“It’s Never Just HIV” Subway Posters Are a Problem
Walk into an NYC subway, and you’ll see a poster that looks more like a horror movie advertisement than a public health message. With a black background, red and white font, and an image of a haunted-looking young man, it reads, “IT’S NEVER JUST HIV.”
After the success of its anti-smoking campaign, which featured a woman with amputated finger-tips, the Department of Health (DOH) decided to pursue a similar tactic with HIV prevention. The DOH released TV spots showing terrified men, disintegrating brains, and a now infamous photo of an anus with cancer. A deep voice stated: “When you get HIV, it’s never just HIV. You’re at a higher risk to get dozens of diseases, even if you take medications.” Next, they rolled out subway posters, which reach an even wider audience.
For many LGBTQ and HIV advocates, the campaign seems to be a reversal of thirty years of work to decrease stigma associated with HIV. According to the HIV-positive blogger Shawn, of Shawn & Gwenn, “It’s got a really retro feel, like the commercials and ads that used to run nationwide in the 1980′s, in the days when HIV was considered a death sentence.”
HIV Health and Human Services Planning Council of New York stated in its letter to Mayor Bloomberg, “The PSA intensifies stigma against people living with this condition and against gay and bisexual men, in general, at a time when we are encouraging young MSM to be tested for HIV, and people living with HIV/AIDS (PLWHA) to enter care and anticipate a long and healthy life.”
It is widely accepted that stigma and homophobia perpetuate the spread of the epidemic in a number of ways – by impeding HIV testing, disclosure, and treatment; decreasing feelings of self-esteem (and thus condom use); and placing young gay men in situations in which they are particularly vulnerable to infection, to name a few. (Consider the all-too-common instance of a teen getting kicked out of his home for being gay – then using drugs to cope or having sex for money/shelter.)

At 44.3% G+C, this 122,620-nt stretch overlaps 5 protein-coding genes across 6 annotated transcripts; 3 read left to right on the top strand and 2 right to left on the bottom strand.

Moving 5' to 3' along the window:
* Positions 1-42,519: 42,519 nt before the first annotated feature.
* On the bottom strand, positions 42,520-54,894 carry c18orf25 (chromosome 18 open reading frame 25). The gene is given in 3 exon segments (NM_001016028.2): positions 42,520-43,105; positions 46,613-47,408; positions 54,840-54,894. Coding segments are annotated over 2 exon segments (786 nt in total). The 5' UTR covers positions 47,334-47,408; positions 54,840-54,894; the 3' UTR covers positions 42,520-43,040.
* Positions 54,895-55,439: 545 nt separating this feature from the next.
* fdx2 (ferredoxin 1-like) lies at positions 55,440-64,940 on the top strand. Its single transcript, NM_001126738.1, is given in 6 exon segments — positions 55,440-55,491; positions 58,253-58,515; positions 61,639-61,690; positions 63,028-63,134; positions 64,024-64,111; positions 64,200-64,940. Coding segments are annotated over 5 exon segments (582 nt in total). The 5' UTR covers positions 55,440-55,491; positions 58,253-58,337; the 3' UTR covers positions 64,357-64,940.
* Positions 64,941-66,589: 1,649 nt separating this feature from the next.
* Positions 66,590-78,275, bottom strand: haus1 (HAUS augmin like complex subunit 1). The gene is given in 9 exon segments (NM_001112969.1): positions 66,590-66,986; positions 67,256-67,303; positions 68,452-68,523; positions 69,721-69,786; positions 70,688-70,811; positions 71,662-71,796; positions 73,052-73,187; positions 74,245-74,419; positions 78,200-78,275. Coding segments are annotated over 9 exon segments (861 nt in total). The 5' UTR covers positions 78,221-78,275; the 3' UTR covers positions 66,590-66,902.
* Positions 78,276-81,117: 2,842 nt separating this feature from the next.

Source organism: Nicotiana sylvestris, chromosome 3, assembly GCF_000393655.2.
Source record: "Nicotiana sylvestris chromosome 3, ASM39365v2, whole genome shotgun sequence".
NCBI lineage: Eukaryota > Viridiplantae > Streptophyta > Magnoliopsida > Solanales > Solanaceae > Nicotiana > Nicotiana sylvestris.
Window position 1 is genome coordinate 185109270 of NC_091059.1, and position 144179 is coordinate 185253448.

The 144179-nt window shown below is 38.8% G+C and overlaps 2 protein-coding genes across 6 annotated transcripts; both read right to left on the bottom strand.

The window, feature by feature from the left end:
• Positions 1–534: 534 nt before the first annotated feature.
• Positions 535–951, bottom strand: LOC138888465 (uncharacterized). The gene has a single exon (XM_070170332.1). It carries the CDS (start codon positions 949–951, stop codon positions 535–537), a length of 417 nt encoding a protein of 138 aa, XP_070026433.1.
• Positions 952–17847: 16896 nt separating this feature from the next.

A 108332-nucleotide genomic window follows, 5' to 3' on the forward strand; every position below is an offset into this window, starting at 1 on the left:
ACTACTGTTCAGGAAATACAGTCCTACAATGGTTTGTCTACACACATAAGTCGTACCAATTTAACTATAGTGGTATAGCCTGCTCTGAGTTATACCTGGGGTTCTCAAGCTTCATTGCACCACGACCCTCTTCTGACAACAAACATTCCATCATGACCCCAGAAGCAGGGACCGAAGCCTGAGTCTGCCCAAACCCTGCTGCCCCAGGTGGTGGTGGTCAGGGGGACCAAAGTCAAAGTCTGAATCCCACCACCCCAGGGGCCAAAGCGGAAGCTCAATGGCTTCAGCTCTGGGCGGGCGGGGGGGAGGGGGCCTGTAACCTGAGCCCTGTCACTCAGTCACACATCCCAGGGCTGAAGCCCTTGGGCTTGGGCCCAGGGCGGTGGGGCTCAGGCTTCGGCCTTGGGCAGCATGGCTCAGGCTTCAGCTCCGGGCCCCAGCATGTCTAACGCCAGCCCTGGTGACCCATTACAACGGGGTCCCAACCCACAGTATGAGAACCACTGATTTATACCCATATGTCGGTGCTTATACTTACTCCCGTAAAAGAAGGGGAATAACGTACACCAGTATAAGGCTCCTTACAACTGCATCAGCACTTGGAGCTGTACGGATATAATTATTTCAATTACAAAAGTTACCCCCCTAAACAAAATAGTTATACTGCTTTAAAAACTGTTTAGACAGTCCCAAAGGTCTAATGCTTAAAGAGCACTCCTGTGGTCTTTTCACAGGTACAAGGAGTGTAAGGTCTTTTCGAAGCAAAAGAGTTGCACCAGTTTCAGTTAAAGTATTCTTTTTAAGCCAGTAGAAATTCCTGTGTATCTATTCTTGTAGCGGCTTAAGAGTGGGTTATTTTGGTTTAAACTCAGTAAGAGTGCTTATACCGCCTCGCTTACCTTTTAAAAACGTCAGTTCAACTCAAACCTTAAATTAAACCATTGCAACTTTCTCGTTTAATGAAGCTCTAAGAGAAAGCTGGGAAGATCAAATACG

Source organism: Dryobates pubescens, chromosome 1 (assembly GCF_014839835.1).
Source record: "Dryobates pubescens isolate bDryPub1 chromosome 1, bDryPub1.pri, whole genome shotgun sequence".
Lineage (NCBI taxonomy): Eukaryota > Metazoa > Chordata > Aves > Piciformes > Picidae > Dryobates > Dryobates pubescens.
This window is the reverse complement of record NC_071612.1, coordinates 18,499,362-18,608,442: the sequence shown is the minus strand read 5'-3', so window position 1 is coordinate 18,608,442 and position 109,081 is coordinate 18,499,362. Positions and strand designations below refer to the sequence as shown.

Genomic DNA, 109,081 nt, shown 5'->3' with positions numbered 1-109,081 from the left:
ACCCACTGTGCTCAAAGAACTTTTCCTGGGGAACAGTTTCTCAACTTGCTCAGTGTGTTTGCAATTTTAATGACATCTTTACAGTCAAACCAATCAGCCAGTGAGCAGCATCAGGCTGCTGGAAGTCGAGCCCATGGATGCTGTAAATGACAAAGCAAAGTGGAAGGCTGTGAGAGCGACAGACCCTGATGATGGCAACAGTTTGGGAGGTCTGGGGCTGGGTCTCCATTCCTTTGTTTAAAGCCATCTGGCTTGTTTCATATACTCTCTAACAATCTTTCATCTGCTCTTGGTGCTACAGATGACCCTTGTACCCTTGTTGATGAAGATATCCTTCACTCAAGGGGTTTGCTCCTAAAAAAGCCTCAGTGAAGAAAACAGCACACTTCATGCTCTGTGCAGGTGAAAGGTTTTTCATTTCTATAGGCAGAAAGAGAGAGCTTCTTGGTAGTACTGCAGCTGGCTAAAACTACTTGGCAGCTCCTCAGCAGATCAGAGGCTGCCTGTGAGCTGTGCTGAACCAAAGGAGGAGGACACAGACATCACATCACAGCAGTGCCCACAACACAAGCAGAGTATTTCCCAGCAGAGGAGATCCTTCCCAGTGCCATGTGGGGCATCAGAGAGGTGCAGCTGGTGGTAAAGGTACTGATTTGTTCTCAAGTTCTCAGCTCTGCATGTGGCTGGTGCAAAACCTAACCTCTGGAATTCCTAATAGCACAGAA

During last week’s “What Is the Message?!” forum at Gay Men’s Health Crisis (GMHC), Dr. Blayne Cutler of the DOH emphasized that focus groups with young men who have sex with men and other community members were held as part of the campaign development process.
One group of people with which the Department did not sufficiently consult is young, HIV-positive men who have sex with men. I recently spoke with a group of such men who told me that if they had seen this spot when they had first been diagnosed, they would have killed themselves. The DOH has some re-thinking to do.
The purpose of this campaign is to combat “HIV complacency” in men who understand that when treated properly, HIV is no longer a “death sentence.” The DOH is concerned that young men seeing pharmaceutical company’s antiretroviral (ARV) advertisements are coming to believe that HIV is no big deal – and are therefore not worried about the risks of unprotected sex. Clearly, the DOH understands that messages targeting HIV-positive men also affect HIV-negative men; it would be great if it understood the reverse.
In response to criticisms of the campaign, Dr. Monica Sweeney, Assistant Commissioner for HIV/AIDS Prevention and Control, stated: “We…stand strongly for the strength, dignity, and humanity of people living with HIV. We condemn stigma.” While these words are commendable, as the DOH knows best, messages are about more than words. The message the DOH is sending to HIV-positive men is that they are doomed. And the message it’s sending to the rest of us is that that isn’t the Department’s concern.
The DOH needs to consider the potential effects of its ads on HIV-positive men. The ads say that “even when you take HIV meds,” you are bound suffer. And for a young, gay man recently diagnosed with HIV, this message – which many argue misrepresents science – is dangerous.
Suicide among men recently diagnosed with HIV is a serious problem. But it’s not inevitable. Rates of suicide among people living with HIV have decreased since the introduction of HAART (highly active antiretroviral therapy), which allows HIV-positive people to manage the virus and lead long, healthy lives. If recently diagnosed men see other young men effectively managing HIV, they are more likely to feel empowered to take care of their own bodies. Which leads to the question: What should the message be?
First of all, HIV prevention is about more than messaging. It’s about reducing poverty, homelessness, unemployment, displacement, discrimination, violence, and stigma. But to the extent that “the message” can make a difference, the DOH would be advised to follow in the footsteps of GMHC, who put out the “i love my boo” campaign that depicts men of color in couples with the words “We’re about trust, respect and commitment. Safer sex is one way we show our love.” This campaign targets the perception that using condoms is either an admission of guilt or an expression of distrust by pairing relatable images with empowering text. If the DOH wants to target “HIV complacency,” it should sponsor media literacy groups that help HIV-negative men explore the motivation behind pharmaceutical advertisements. Such groups would help men see that ARV ads are intended to sell, not educate, and that pharmaceutical companies are invested in exaggerating the truth about their products.
Right now, my message is this: Tell the DOH that you care about people living with HIV. Sign this petition today.
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